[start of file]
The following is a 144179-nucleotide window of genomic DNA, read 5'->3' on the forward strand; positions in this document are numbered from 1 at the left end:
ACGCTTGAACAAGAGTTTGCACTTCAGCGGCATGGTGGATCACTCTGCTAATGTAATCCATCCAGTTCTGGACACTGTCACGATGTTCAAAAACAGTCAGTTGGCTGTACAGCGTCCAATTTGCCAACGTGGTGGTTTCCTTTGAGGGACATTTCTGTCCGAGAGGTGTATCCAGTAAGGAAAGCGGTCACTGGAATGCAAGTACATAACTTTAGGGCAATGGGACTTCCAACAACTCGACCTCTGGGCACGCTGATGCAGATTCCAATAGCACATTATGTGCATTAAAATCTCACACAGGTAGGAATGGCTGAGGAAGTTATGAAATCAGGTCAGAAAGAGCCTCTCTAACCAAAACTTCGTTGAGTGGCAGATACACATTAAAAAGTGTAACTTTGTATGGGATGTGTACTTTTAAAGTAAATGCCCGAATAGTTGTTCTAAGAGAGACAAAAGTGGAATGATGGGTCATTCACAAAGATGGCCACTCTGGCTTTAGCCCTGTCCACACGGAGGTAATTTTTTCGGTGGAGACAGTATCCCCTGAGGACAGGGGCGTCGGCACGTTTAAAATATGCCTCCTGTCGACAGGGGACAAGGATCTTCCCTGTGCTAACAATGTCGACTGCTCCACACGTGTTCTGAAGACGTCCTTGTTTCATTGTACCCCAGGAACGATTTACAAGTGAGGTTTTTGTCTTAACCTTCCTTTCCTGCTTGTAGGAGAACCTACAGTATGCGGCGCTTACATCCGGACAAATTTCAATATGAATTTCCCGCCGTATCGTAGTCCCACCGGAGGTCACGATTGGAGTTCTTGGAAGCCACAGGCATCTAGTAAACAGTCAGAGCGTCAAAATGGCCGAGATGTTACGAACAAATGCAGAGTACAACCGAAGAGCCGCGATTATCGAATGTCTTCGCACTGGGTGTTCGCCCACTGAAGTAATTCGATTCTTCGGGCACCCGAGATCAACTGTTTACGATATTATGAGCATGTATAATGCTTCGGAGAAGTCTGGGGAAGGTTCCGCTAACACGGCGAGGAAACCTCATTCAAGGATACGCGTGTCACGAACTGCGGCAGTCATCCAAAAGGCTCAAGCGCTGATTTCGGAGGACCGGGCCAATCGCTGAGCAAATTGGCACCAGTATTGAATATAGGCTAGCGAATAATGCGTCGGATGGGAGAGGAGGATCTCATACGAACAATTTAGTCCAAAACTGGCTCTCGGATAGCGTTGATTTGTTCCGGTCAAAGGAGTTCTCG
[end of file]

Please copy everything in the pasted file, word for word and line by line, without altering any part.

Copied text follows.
The following is a 144179-nucleotide window of genomic DNA, read 5'->3' on the forward strand; positions in this document are numbered from 1 at the left end:
ACGCTTGAACAAGAGTTTGCACTTCAGCGGCATGGTGGATCACTCTGCTAATGTAATCCATCCAGTTCTGGACACTGTCACGATGTTCAAAAACAGTCAGTTGGCTGTACAGCGTCCAATTTGCCAACGTGGTGGTTTCCTTTGAGGGACATTTCTGTCCGAGAGGTGTATCCAGTAAGGAAAGCGGTCACTGGAATGCAAGTACATAACTTTAGGGCAATGGGACTTCCAACAACTCGACCTCTGGGCACGCTGATGCAGATTCCAATAGCACATTATGTGCATTAAAATCTCACACAGGTAGGAATGGCTGAGGAAGTTATGAAATCAGGTCAGAAAGAGCCTCTCTAACCAAAACTTCGTTGAGTGGCAGATACACATTAAAAAGTGTAACTTTGTATGGGATGTGTACTTTTAAAGTAAATGCCCGAATAGTTGTTCTAAGAGAGACAAAAGTGGAATGATGGGTCATTCACAAAGATGGCCACTCTGGCTTTAGCCCTGTCCACACGGAGGTAATTTTTTCGGTGGAGACAGTATCCCCTGAGGACAGGGGCGTCGGCACGTTTAAAATATGCCTCCTGTCGACAGGGGACAAGGATCTTCCCTGTGCTAACAATGTCGACTGCTCCACACGTGTTCTGAAGACGTCCTTGTTTCATTGTACCCCAGGAACGATTTACAAGTGAGGTTTTTGTCTTAACCTTCCTTTCCTGCTTGTAGGAGAACCTACAGTATGCGGCGCTTACATCCGGACAAATTTCAATATGAATTTCCCGCCGTATCGTAGTCCCACCGGAGGTCACGATTGGAGTTCTTGGAAGCCACAGGCATCTAGTAAACAGTCAGAGCGTCAAAATGGCCGAGATGTTACGAACAAATGCAGAGTACAACCGAAGAGCCGCGATTATCGAATGTCTTCGCACTGGGTGTTCGCCCACTGAAGTAATTCGATTCTTCGGGCACCCGAGATCAACTGTTTACGATATTATGAGCATGTATAATGCTTCGGAGAAGTCTGGGGAAGGTTCCGCTAACACGGCGAGGAAACCTCATTCAAGGATACGCGTGTCACGAACTGCGGCAGTCATCCAAAAGGCTCAAGCGCTGATTTCGGAGGACCGGGCCAATCGCTGAGCAAATTGGCACCAGTATTGAATATAGGCTAGCGAATAATGCGTCGGATGGGAGAGGAGGATCTCATACGAACAATTTAGTCCAAAACTGGCTCTCGGATAGCGTTGATTTGTTCCGGTCAAAGGAGTTCTCG